UCL Queen Square Institute of Neurology


Helping older people manage their medications: the MEMORABLE study

27 September 2018

As people get older, the likelihood of taking daily pills for a variety of health conditions increases. But dealing with lots of tablets makes managing them more difficult.

Memorable Study

This article has been reproduced from the Join Dementia Research website.

Sometimes people forget or choose not to take them for a number of different reasons.

Poor medication management can limit the benefits from the pills. It can have cost implications for the NHS. For people with dementia and memory problems, taking the right pills at the right time can be particularly difficult.

A National Institute of Health Research (NIHR)-funded project is underway to look at how this can be improved. The MEMORABLE study aims to improve the way older people are able to manage their medications, particularly where this involves taking a lot of different pills. The project is led by Dr Ian Maidment and supported by a small team of clinicians, researchers and patients/carers, all expert in their own areas.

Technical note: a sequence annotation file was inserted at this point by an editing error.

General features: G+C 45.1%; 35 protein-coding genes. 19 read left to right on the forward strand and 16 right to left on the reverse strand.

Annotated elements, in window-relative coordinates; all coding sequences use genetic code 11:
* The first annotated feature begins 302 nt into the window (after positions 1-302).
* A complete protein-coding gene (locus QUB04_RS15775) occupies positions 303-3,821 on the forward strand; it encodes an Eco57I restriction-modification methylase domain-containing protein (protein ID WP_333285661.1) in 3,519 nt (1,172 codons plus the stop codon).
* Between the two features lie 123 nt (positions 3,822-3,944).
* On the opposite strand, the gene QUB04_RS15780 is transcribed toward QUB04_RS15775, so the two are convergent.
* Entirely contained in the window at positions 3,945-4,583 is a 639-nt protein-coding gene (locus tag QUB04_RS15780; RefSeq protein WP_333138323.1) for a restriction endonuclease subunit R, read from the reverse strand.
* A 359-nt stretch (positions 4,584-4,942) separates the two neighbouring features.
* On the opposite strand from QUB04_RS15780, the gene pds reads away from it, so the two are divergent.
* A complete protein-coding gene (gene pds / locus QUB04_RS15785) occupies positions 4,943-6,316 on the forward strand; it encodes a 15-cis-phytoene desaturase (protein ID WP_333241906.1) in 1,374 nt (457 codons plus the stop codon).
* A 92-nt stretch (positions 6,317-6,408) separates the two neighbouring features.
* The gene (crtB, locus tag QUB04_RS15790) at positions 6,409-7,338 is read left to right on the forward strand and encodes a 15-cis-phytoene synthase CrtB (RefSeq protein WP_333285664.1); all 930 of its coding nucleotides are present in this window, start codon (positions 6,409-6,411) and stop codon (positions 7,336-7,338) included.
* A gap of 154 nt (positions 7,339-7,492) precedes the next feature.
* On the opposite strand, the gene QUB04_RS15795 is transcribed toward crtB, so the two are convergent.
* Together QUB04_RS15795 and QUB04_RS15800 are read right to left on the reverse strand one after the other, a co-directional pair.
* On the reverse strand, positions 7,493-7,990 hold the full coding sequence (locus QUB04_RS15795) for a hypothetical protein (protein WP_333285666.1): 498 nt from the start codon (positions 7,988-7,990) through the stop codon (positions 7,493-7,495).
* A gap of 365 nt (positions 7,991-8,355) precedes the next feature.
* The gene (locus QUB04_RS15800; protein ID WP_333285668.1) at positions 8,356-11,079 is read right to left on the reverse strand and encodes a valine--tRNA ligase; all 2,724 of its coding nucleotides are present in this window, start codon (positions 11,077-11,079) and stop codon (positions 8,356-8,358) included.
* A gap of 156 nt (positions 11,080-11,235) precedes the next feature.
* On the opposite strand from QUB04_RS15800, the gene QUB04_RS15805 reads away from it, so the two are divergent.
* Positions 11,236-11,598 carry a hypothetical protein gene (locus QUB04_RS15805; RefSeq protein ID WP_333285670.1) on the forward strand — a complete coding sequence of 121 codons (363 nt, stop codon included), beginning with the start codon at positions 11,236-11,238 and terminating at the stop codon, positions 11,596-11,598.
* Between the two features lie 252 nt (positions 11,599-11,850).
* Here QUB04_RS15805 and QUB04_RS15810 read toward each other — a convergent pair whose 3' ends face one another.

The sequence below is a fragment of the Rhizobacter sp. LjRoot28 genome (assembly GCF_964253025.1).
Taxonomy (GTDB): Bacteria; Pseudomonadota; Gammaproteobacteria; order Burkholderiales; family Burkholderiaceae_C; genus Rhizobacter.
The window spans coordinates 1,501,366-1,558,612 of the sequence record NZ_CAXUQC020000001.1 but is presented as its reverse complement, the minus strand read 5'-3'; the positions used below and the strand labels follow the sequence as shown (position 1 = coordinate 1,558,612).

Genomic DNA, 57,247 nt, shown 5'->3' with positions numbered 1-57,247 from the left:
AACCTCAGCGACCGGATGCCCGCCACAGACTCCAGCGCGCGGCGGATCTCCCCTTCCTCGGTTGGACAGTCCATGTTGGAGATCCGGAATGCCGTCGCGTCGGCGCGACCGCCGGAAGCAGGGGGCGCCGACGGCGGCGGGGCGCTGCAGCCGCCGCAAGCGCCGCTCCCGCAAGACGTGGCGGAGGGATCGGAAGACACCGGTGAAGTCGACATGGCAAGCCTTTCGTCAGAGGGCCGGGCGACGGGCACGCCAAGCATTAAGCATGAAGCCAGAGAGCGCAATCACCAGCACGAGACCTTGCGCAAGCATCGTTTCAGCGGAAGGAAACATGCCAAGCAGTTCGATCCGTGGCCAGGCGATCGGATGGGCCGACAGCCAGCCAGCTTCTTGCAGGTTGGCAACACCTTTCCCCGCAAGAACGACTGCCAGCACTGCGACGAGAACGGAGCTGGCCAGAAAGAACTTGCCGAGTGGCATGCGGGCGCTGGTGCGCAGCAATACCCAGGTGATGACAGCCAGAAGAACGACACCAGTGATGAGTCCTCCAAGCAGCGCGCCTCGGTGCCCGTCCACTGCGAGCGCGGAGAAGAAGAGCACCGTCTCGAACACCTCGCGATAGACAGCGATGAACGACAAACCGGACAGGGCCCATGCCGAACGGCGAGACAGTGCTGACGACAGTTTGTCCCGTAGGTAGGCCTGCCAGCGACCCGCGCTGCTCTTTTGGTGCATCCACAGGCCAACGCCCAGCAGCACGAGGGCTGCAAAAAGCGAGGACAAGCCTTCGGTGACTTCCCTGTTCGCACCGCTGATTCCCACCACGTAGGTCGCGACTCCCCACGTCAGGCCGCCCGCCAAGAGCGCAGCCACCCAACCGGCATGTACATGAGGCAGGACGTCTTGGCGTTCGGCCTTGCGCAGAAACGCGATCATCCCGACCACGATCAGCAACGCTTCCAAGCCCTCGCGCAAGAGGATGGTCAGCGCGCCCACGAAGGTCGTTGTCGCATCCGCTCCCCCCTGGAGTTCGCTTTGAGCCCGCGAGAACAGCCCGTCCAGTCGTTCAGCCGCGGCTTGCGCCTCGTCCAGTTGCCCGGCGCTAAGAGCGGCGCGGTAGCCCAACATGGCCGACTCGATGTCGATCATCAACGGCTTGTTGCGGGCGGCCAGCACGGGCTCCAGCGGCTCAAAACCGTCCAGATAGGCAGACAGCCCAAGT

As part of the project, the team have looked at what has already been written about medication management. They have also talked to older people, carers, doctors, nurses and pharmacists to understand their day-to-day experiences and what they think would make managing medications better and easier.

By knowing more about their first-hand experience, the study team will then make suggestions about how medication management might be improved.

46 older people, their carers and doctors, nurses and pharmacists have been interviewed as part of the research. Seven were recruited through Join Dementia Research.

“Join Dementia Research was really useful in helping deliver MEMORABLE to time and target,” said Dr Maidment. “In addition to helping with recruitment, they raised the profile of the study. Registration was straight-forward. If you have a research project in dementia, I would strongly recommend using the service.”